The outcome of a new study has suggested that regularly going to gigs can actually help you live longer.
The report, which was conducted by O2 and Goldsmith’s University Associate Lecturer Patrick Fagan (who specialises in behavioural science), has come up with the surprising findings.
According to the study, experiencing a gig for just 20 minutes can result in a 21% increase in feelings of well-being. Further research found a direct link between “high levels of well-being [and] a lifespan increase of nine years”, therefore suggesting that being exposed to live music could help you live longer.
Bespoke psychometric testing and heart-rate tests were given to the participants of the study, with an increase in feelings of self-worth (25%), closeness to others (25%) and mental stimulation (75%) reported when said participants attended a gig.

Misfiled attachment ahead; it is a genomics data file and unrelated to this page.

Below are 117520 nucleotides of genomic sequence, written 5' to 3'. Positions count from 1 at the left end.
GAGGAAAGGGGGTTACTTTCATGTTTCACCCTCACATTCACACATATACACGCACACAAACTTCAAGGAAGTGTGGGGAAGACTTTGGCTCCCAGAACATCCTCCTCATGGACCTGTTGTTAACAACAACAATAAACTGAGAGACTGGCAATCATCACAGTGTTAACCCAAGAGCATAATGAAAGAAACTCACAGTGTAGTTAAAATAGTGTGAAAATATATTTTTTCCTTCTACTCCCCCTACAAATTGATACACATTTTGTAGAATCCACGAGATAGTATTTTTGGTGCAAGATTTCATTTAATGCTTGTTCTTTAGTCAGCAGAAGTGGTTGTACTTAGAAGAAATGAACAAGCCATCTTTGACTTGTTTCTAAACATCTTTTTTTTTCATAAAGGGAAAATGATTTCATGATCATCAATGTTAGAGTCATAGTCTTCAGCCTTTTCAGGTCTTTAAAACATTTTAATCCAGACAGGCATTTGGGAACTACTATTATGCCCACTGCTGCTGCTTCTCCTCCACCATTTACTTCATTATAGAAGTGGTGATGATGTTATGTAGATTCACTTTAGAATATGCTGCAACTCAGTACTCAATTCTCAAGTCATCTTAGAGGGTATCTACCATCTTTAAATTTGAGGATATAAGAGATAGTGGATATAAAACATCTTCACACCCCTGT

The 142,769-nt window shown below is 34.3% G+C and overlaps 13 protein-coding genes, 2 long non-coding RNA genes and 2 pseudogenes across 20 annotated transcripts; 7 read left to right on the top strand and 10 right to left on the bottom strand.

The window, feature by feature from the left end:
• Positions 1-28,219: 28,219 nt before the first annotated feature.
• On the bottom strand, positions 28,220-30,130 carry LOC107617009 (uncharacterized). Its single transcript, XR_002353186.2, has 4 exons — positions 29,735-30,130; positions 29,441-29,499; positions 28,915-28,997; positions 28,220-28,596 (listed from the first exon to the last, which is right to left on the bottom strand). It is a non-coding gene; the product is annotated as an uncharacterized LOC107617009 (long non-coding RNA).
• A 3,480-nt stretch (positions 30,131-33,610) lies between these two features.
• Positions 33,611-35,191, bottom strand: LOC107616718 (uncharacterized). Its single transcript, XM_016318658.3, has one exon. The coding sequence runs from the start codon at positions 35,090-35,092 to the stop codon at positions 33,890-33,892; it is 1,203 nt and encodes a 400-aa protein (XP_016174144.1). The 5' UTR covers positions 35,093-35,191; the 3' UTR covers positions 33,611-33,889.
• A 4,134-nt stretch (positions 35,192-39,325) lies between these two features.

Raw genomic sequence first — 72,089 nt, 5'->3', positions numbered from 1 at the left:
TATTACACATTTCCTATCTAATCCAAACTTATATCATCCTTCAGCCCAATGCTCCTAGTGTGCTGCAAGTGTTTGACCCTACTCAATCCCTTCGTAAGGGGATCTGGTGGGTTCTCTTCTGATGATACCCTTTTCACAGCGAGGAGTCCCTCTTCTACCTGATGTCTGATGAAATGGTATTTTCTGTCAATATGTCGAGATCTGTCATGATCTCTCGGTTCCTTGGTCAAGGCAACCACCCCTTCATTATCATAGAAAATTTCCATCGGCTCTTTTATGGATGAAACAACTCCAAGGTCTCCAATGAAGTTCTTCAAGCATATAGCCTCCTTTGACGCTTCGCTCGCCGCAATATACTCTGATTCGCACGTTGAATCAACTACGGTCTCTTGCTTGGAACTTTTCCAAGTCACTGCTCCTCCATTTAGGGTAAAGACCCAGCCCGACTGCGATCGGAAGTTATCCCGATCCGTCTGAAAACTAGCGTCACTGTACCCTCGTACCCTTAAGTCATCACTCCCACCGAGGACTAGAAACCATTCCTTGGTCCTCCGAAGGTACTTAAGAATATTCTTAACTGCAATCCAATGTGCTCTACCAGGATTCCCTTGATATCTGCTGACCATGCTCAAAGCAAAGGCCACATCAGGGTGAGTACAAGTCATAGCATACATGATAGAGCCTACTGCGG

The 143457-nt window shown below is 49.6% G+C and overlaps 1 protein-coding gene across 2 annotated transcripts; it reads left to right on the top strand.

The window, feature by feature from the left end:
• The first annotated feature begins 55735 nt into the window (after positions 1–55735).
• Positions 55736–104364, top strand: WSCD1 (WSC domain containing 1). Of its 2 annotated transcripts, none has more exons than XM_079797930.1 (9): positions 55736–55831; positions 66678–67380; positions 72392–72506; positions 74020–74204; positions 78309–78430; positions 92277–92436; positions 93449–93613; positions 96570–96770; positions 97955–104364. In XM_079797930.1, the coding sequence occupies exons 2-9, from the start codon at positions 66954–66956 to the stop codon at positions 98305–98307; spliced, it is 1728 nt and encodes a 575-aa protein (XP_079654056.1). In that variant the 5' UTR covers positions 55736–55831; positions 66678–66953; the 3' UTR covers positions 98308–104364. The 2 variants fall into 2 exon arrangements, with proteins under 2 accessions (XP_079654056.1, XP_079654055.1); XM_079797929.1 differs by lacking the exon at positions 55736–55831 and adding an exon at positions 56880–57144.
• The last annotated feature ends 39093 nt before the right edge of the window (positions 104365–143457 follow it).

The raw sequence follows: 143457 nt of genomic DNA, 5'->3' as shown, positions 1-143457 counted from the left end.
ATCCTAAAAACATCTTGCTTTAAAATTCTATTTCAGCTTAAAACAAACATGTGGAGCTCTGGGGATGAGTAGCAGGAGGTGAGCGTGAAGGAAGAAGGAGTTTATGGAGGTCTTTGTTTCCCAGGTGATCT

The study also found that those who attend gigs once a fortnight are most likely to score their “happiness, contentment, productivity and self-esteem at the highest level”.
Speaking about the results of the study, Fagan praised the “profound” impact gigs can have on the human experience.
“Our research showcases the profound impact gigs have on feelings of health, happiness and wellbeing – with fortnightly or regular attendance being the key,” he said.
“Combining all of our findings with O2’s research, we arrive at a prescription of a gig a fortnight which could pave the way for almost a decade more years of life.”